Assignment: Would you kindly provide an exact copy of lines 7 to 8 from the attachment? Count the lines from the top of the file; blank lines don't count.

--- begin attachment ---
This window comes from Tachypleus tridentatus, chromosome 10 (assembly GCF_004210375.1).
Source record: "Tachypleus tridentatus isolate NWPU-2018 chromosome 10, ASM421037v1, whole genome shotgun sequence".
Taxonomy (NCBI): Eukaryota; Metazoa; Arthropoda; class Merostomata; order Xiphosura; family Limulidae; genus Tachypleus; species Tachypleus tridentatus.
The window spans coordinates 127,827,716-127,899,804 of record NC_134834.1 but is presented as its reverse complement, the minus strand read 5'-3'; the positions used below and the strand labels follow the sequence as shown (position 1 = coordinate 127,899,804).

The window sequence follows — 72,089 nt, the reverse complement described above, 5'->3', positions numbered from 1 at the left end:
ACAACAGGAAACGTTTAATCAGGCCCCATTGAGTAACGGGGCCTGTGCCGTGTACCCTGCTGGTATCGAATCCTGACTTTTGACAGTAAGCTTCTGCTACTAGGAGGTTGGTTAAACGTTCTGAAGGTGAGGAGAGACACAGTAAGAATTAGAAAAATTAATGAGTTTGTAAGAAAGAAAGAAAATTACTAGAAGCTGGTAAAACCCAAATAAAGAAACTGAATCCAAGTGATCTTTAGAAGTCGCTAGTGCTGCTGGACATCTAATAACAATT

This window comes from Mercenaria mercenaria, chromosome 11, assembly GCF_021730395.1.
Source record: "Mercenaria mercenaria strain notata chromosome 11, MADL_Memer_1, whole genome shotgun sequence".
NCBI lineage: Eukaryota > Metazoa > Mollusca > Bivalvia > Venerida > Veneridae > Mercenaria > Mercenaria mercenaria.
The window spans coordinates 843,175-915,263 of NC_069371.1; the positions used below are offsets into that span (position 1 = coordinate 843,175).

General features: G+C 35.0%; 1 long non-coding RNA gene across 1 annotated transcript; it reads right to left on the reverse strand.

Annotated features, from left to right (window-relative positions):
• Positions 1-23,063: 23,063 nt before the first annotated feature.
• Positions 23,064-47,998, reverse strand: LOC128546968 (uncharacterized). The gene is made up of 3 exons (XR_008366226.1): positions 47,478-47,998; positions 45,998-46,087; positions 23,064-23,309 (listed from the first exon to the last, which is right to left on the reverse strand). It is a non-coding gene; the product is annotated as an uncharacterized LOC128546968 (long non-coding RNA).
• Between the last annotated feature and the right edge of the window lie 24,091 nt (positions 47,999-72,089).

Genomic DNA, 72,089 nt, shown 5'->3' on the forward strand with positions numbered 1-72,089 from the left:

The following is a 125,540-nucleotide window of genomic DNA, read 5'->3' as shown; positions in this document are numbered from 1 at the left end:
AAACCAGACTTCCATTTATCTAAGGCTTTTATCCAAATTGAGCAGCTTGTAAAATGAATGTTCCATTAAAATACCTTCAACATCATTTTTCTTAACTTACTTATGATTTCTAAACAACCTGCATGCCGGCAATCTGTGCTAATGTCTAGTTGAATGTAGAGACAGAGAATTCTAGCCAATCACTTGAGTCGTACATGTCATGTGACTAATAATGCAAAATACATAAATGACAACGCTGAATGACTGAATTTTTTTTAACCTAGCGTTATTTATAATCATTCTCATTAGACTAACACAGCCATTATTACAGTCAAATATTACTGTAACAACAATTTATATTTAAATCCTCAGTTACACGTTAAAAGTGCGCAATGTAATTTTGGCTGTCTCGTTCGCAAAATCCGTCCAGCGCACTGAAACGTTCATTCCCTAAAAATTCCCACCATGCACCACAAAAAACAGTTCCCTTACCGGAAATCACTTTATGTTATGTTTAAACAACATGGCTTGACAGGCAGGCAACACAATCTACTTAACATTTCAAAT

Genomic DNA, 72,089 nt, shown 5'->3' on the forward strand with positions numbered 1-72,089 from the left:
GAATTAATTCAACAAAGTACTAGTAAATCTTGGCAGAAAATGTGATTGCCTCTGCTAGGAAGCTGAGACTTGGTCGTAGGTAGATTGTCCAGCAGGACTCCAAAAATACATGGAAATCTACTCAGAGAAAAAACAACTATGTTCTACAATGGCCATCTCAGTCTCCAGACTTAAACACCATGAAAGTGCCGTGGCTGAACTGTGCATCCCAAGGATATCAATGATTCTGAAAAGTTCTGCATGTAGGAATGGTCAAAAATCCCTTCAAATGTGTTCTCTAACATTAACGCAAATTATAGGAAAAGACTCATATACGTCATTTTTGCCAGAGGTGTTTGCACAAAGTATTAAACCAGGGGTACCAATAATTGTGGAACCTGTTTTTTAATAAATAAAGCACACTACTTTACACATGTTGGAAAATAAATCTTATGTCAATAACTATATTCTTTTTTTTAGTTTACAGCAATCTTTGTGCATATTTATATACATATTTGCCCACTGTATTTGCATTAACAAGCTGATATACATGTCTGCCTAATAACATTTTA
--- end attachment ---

This window comes from Mercenaria mercenaria, chromosome 11, assembly GCF_021730395.1.
Source record: "Mercenaria mercenaria strain notata chromosome 11, MADL_Memer_1, whole genome shotgun sequence".